Fourth, If there are enough new converts to form a class, the pastor should meet them once a week for a time to study the Bible together. This study should especially relate to their new problems and questions. In doing this they will develop a brotherly feeling and get into the Bible much faster than they could alone. This may open the way also to talk about the church and its standards and privileges. If this class work cannot be done then the pastor will of necessity have this work to do individually. This means meeting them in their homes, at the parsonage, or church office and teaching them personally.

Fifth, New converts should be made to feel that they are wanted in the church member ship. This should be made known to them soon after they are converted. It may take some time for them to learn enough about the church to respond to such an invitation and much patience is required. The pastor should not throw all the "don'ts" at them first. Let them see the wonderful fellowship there is and the joy and privilege it will be to belong. The pastor should answer honestly their questions and show Bible grounds for his answers. He should prepare them for the questions they will be asked upon joining the church so there will be no embarrassment. He should make membership in the church more desirable than any other consideration they may have.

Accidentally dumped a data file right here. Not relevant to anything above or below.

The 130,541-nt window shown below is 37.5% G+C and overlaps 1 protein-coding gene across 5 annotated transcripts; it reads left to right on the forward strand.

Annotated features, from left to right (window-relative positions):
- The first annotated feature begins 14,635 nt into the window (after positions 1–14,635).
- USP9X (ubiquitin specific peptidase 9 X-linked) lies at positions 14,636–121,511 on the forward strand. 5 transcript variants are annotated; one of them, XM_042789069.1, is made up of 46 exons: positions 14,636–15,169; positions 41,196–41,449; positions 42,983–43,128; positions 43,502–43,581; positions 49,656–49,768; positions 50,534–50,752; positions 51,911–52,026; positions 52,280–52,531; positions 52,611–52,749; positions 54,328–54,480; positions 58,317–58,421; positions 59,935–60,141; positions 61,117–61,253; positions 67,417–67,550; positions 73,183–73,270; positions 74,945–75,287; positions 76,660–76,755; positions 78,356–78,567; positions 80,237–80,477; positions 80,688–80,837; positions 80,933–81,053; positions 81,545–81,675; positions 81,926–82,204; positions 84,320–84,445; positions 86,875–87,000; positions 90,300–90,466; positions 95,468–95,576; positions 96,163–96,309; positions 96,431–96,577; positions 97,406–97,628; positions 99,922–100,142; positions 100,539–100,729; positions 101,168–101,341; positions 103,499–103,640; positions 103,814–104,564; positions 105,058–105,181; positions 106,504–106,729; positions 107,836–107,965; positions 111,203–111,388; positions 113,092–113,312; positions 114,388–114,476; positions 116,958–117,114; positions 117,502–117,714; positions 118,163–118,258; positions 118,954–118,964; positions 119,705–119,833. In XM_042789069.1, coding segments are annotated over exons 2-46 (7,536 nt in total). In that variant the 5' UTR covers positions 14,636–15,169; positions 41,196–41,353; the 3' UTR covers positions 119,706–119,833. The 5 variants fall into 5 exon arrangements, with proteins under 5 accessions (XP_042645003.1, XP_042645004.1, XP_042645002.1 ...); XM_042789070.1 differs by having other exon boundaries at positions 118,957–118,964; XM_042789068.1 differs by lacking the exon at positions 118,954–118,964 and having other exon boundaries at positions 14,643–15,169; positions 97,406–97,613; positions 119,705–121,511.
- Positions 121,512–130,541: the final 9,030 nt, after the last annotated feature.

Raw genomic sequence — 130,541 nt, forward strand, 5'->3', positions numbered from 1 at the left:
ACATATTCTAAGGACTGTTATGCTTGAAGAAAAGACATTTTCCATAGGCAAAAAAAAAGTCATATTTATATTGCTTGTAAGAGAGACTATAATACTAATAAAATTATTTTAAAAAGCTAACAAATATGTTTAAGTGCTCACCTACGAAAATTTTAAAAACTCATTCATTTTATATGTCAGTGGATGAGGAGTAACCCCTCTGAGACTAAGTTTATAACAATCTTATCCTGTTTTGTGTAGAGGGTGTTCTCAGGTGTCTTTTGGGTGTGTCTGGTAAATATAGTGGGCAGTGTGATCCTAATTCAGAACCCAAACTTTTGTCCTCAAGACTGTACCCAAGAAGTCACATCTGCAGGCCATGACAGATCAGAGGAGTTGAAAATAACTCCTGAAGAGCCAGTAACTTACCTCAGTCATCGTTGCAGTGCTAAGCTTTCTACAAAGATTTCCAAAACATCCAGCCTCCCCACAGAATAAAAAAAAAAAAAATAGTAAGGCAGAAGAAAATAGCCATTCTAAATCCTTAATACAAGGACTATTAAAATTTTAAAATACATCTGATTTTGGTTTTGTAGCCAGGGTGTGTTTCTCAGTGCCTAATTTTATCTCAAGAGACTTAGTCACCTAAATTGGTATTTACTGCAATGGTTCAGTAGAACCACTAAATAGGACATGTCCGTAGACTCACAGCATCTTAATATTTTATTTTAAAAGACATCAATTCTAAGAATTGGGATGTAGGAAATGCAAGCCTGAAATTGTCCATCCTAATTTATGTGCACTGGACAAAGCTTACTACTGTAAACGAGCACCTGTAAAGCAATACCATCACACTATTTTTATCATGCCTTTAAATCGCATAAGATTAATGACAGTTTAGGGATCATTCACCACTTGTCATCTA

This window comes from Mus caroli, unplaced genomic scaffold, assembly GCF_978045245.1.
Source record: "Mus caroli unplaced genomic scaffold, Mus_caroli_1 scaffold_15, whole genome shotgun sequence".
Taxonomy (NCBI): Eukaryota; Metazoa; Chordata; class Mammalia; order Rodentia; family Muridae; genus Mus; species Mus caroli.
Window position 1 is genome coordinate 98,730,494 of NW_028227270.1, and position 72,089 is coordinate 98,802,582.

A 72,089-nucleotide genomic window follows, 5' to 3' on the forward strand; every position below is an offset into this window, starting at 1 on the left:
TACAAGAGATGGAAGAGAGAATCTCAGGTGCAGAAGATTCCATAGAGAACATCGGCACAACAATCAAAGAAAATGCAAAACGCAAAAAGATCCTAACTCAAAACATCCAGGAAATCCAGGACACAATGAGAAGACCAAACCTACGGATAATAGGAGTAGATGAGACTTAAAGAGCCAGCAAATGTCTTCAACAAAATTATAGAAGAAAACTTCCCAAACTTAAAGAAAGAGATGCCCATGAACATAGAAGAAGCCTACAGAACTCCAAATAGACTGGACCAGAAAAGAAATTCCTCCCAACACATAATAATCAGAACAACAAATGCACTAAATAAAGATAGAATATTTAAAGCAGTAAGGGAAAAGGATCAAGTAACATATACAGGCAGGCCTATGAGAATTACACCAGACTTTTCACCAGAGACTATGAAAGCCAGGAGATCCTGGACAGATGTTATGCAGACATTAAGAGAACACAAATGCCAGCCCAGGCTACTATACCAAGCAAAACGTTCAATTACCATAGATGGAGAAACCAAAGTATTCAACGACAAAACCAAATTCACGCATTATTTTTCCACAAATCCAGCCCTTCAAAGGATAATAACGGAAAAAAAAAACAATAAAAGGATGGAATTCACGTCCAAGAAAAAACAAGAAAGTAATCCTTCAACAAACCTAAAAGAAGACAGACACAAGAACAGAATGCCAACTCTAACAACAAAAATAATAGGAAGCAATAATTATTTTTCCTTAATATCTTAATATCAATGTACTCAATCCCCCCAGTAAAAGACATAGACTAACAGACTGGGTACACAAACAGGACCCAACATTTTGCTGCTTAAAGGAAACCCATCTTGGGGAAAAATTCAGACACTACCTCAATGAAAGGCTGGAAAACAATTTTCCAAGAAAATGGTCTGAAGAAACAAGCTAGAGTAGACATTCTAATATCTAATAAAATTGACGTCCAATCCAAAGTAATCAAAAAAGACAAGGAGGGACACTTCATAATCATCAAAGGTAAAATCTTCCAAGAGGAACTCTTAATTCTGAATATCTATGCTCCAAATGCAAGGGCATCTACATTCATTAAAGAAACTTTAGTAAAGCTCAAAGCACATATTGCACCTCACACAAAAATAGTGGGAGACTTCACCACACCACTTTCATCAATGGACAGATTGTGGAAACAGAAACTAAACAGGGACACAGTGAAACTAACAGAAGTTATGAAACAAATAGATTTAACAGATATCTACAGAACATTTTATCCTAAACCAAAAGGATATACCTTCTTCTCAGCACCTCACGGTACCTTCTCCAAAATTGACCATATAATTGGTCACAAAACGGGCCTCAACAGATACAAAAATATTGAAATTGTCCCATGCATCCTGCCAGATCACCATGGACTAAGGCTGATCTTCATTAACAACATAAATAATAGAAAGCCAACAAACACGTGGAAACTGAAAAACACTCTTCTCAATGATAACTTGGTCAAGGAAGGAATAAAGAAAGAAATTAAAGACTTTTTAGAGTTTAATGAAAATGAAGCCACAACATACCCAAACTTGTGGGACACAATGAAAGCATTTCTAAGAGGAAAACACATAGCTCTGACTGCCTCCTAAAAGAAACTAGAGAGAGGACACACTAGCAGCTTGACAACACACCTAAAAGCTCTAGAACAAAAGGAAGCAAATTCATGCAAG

Sixth, By careful attention the pastor should determine the talents and abilities of the new convert and as soon as possible find a place of service for him. If there isn't a job make one. More Christians have died through inactivity than through waywardness.

Seventh, The pastor should preach often on subjects intended to guide and instruct new converts. It is surprising how much good the elder members will get also. The preaching should be positive and explicit as to how God leads us and how He strengthens us to meet temptation. The pastor should show the success of the gospel in the lives of others as well as possibilities of all-out commitment and complete sanctification of life to God.